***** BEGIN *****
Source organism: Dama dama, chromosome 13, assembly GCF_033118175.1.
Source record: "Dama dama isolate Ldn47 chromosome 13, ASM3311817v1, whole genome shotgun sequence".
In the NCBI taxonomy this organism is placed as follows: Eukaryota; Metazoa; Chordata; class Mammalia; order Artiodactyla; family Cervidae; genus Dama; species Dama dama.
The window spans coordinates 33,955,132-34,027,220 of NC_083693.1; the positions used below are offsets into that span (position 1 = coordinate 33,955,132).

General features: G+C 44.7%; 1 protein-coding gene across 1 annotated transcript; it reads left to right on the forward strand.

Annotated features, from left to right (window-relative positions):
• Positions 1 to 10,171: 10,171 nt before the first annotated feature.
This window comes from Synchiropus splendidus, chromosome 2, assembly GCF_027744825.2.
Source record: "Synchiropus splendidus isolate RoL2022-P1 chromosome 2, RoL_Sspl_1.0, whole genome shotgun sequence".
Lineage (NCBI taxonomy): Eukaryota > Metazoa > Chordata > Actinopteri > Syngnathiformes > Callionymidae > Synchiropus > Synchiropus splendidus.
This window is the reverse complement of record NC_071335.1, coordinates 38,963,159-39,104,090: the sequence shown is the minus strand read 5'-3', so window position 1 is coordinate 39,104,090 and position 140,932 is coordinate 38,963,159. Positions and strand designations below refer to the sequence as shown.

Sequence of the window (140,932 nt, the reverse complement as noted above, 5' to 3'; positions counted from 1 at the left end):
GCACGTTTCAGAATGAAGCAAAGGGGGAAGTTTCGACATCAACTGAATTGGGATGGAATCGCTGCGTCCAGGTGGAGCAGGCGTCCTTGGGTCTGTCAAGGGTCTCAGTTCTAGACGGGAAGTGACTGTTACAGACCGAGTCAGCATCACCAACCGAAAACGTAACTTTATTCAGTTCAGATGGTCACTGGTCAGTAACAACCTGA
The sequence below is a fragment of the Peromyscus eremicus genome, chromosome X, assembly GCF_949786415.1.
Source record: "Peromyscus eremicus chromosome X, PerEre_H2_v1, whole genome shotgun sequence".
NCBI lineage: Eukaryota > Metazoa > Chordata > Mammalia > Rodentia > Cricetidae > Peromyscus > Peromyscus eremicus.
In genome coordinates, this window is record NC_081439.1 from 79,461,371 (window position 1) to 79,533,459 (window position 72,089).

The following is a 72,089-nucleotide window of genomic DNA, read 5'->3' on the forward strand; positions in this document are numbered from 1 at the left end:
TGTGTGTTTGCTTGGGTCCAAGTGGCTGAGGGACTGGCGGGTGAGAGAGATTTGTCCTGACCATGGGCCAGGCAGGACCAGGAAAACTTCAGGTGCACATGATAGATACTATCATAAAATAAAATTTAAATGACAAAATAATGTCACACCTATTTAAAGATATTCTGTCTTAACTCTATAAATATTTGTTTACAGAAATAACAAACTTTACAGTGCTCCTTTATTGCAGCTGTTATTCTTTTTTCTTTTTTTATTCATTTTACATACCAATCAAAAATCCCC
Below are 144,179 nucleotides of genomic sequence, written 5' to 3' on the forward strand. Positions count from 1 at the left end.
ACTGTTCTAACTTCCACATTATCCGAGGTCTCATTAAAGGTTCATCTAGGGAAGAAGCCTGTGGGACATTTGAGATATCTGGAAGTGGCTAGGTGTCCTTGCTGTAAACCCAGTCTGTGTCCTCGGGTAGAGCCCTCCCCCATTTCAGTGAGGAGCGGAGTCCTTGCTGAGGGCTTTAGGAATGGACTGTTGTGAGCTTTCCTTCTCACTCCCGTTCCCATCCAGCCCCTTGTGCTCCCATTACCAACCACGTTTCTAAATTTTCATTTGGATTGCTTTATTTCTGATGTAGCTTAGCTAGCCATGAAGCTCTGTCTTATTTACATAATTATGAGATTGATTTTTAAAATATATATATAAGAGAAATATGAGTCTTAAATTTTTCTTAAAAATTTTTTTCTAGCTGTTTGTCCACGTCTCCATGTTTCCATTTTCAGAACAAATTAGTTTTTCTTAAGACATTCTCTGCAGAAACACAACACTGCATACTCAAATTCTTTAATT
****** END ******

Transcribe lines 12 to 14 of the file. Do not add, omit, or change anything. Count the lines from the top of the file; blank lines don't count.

Sequence of the window (140,932 nt, the reverse complement as noted above, 5' to 3'; positions counted from 1 at the left end):
GCACGTTTCAGAATGAAGCAAAGGGGGAAGTTTCGACATCAACTGAATTGGGATGGAATCGCTGCGTCCAGGTGGAGCAGGCGTCCTTGGGTCTGTCAAGGGTCTCAGTTCTAGACGGGAAGTGACTGTTACAGACCGAGTCAGCATCACCAACCGAAAACGTAACTTTATTCAGTTCAGATGGTCACTGGTCAGTAACAACCTGA
The sequence below is a fragment of the Peromyscus eremicus genome, chromosome X, assembly GCF_949786415.1.